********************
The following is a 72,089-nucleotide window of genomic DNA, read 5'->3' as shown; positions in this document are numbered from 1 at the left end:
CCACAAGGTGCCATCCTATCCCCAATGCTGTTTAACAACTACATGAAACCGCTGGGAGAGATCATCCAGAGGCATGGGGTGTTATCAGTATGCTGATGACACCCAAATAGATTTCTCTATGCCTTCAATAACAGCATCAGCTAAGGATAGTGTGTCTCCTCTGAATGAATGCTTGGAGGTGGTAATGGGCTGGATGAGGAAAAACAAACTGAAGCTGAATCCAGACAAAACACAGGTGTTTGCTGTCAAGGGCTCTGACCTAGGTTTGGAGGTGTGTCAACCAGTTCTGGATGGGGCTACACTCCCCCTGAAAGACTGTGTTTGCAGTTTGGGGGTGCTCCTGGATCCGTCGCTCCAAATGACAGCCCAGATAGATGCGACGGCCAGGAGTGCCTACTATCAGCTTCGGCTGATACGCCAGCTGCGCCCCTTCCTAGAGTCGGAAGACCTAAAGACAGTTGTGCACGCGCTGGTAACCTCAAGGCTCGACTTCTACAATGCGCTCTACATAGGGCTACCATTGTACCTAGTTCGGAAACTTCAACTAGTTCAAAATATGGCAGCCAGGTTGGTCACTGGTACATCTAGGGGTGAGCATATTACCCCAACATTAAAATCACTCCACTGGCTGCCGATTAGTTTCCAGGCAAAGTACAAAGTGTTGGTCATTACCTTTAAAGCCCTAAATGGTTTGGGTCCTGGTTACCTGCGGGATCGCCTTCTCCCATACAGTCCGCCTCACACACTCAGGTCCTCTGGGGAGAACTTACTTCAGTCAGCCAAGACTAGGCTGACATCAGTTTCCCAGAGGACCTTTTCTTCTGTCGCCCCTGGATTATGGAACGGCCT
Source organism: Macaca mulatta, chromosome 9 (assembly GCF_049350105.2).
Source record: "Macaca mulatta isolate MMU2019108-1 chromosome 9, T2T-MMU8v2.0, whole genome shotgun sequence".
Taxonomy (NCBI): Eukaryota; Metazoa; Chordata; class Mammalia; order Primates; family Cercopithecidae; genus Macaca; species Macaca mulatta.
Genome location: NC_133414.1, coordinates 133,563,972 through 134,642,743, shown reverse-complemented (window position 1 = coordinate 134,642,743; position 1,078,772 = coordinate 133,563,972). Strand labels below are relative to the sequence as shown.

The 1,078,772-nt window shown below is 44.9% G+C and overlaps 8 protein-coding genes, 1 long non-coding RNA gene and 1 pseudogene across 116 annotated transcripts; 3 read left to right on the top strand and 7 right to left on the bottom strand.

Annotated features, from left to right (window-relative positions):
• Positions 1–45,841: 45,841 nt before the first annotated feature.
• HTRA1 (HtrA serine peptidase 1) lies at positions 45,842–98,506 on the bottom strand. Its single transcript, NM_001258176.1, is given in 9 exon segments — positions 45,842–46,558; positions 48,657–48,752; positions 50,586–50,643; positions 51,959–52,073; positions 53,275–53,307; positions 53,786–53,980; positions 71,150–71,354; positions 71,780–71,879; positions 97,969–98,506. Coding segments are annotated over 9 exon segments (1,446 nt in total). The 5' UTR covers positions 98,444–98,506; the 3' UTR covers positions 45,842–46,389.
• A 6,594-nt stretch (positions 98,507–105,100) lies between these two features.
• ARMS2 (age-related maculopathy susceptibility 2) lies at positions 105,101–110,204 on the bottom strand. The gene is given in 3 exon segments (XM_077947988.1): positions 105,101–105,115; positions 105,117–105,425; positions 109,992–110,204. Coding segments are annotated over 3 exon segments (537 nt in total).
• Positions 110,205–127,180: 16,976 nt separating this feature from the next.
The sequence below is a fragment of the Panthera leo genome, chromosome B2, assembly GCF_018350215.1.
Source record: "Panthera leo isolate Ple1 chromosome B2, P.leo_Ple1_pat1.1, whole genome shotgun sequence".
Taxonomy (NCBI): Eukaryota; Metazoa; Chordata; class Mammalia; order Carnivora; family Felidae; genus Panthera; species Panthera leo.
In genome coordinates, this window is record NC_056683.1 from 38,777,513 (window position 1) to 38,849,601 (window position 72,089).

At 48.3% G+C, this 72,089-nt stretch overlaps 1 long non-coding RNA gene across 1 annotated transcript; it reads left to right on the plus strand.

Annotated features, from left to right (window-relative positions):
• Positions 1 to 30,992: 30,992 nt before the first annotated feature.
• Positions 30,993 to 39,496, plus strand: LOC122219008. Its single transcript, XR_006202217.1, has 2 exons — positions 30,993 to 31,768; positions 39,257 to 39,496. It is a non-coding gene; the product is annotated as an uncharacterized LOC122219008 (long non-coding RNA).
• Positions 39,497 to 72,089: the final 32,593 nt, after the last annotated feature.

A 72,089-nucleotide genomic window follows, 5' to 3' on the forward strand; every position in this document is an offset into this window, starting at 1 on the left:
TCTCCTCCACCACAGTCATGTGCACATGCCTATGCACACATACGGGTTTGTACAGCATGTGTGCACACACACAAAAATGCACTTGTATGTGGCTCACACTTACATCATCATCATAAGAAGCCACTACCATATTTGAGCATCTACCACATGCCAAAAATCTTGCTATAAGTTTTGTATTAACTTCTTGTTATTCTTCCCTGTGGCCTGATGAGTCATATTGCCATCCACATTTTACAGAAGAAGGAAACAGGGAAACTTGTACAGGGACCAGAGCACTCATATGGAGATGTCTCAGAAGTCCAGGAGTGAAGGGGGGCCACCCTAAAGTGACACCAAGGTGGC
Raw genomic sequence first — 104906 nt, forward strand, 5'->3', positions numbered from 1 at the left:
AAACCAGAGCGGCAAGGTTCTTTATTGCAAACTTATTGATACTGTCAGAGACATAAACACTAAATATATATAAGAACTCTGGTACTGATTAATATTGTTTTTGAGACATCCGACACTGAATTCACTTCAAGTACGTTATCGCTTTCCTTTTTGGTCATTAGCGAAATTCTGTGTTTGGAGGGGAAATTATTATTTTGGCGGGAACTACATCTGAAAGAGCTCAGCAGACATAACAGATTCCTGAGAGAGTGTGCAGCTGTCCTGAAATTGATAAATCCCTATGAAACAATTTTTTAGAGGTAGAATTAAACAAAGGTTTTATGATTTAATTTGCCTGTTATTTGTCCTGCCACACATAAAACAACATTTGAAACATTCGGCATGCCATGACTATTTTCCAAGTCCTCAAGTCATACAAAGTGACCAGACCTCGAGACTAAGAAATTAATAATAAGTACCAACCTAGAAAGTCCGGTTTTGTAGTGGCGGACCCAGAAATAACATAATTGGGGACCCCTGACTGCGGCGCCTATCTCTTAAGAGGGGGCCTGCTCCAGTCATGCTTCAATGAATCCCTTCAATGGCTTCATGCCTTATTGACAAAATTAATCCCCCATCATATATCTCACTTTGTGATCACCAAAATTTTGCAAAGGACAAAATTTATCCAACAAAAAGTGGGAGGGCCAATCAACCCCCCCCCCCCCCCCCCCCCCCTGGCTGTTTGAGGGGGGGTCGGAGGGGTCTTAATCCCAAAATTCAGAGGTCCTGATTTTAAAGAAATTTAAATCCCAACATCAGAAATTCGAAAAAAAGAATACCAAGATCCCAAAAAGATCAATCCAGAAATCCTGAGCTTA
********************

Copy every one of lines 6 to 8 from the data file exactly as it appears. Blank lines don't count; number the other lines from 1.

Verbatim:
Genome location: NC_133414.1, coordinates 133,563,972 through 134,642,743, shown reverse-complemented (window position 1 = coordinate 134,642,743; position 1,078,772 = coordinate 133,563,972). Strand labels below are relative to the sequence as shown.

The 1,078,772-nt window shown below is 44.9% G+C and overlaps 8 protein-coding genes, 1 long non-coding RNA gene and 1 pseudogene across 116 annotated transcripts; 3 read left to right on the top strand and 7 right to left on the bottom strand.

Annotated features, from left to right (window-relative positions):